Whenever I would hire someone to work for me in my farrier business, the very first thing they would get was the safety lecture. This subject is important, and overlooked. I tried to emphasize that my goal for every day was to get us back home in the same good shape we left it in.

The second point was to return any horse we worked on to its owner in better shape than when we started out. I never tried to push that we had to make a certain amount of money on that day or do a certain number of horses. Concentration was to be devoted to not putting yourself or the horse at risk. Often this involves having to slow down a bit in the rhythm you established for the day and live with the fact that your day is going to be just a little longer.

I recently had a pony driving wreck that hammers home this point quite well. I have a little Welsh mare that I have been training to drive for a nice neighbor lady. The mare has a history of being difficult, and at 8 years old, it’s a bit late in the game for a tough one. For 2 months I have been working her in a single cart and things were progressing well considering her case. She has a huge spook in her, even here on the farm, and has a very big motor for a small mare.

I had to interrupt her training for 2 weeks to do some traveling and made two basic mistakes when I hitched her for the first time back home. It was a cool misty kind of afternoon and I still had plenty to do that day, so I was in a hurry. Everything went well initially until she spooked at something outside the fence and turned and bolted like her tail was on fire. I was too slow regaining control and trying to correct her when she spun around and tipped the cart over doing about Mach 2. I hit the ground like a lead log and things went black for a bit until I could call my wife for help. The trip to the hospital revealed 11 fractured ribs, a broken collar bone, punctured lung, bruised sternum and chip off my hip. Actually I was pretty lucky that a good helmet saved my head and my pelvis and long bones weren’t broken. I spent the next week in the hospital contemplating my lack of good judgment.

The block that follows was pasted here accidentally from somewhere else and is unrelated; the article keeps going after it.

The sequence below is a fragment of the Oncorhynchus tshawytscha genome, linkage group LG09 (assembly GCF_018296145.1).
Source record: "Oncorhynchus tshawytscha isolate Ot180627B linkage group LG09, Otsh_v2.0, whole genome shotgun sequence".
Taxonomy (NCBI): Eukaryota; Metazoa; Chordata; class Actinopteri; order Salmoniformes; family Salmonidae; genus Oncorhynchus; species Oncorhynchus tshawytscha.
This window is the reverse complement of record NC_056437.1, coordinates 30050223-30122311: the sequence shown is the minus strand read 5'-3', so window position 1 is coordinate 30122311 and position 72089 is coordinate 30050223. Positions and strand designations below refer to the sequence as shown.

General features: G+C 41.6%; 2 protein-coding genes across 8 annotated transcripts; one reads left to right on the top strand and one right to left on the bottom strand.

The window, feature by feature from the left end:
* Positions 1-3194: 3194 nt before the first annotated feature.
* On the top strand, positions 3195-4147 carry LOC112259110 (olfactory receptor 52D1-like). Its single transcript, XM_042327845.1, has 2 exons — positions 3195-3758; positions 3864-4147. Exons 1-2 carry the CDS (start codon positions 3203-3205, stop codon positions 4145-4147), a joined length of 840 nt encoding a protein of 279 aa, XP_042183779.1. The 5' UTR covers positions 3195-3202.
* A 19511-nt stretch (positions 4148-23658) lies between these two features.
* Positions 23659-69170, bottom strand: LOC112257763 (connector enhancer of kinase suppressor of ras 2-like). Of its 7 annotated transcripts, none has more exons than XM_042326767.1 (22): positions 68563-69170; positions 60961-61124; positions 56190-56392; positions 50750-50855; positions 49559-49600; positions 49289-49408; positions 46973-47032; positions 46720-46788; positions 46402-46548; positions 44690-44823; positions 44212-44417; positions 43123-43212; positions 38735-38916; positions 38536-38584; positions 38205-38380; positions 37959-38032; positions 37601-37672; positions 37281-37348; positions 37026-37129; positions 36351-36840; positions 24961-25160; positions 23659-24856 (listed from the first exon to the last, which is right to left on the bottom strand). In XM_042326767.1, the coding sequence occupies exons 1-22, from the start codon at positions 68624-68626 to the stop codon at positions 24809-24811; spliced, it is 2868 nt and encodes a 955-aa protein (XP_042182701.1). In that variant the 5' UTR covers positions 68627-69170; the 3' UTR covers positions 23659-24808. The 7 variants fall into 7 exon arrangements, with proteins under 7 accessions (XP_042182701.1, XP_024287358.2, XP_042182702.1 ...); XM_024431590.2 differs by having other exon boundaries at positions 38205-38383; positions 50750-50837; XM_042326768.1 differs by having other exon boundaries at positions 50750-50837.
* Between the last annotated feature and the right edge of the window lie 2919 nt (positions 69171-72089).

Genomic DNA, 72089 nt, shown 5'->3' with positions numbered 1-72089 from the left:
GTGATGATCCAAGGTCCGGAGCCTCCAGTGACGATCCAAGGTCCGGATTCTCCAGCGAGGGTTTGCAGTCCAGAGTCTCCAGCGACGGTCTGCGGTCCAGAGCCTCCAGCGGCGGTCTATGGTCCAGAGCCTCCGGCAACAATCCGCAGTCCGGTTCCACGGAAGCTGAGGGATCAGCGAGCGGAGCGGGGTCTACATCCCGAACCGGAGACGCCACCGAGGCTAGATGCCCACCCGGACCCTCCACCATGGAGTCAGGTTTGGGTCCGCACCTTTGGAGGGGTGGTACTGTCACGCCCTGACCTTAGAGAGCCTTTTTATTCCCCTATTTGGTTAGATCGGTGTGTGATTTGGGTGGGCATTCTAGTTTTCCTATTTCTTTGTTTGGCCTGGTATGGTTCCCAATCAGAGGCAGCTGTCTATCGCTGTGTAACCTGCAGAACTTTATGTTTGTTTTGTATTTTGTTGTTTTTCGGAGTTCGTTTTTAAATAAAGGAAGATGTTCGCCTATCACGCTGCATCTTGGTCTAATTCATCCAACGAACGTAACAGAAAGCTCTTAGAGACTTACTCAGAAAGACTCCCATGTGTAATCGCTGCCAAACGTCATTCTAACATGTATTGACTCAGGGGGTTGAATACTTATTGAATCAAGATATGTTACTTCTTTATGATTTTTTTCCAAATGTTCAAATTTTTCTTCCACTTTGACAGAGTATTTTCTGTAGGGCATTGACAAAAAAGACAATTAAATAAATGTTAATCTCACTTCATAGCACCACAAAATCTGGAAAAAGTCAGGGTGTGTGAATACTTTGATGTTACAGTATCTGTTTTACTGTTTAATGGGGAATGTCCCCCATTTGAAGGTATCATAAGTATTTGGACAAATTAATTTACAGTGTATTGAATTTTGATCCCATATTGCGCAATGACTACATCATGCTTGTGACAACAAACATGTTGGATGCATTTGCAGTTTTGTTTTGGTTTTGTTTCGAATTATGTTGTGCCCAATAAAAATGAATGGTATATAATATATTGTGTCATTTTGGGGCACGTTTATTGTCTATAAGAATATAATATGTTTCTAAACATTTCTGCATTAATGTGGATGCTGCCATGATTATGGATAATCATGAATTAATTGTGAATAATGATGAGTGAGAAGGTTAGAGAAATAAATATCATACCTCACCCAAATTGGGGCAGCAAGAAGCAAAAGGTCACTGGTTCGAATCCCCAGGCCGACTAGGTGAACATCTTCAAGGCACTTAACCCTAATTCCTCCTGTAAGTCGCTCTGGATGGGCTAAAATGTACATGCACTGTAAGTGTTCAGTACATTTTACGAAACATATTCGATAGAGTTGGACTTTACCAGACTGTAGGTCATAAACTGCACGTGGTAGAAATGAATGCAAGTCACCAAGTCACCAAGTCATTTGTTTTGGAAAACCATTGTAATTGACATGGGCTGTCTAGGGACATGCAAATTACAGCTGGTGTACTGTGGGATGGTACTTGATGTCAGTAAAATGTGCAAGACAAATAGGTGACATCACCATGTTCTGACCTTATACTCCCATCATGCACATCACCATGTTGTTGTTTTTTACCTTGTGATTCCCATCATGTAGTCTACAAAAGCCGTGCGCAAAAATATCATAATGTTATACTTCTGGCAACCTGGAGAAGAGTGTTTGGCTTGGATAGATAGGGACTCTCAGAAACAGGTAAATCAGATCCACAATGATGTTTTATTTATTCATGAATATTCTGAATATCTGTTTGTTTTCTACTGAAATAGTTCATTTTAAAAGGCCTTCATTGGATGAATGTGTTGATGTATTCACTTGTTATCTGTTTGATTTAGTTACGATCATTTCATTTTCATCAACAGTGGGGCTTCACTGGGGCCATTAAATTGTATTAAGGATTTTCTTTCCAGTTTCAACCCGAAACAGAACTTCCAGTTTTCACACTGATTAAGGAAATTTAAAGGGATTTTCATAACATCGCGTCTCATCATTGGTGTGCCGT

So, here I sit today eating pain pills like candy because I failed to take my own good advice. A horse can be as dangerous and as fast as a grizzly bear. When you come up against one of those known bad actors, take the time to slow down, be very careful and give it the respect necessary.

Even though my wreck was not shoeing related, it had all the aspect of one. Heed my advice that when you are dealing with horses, often the slowest way is the fastest way in the long run. Class dismissed.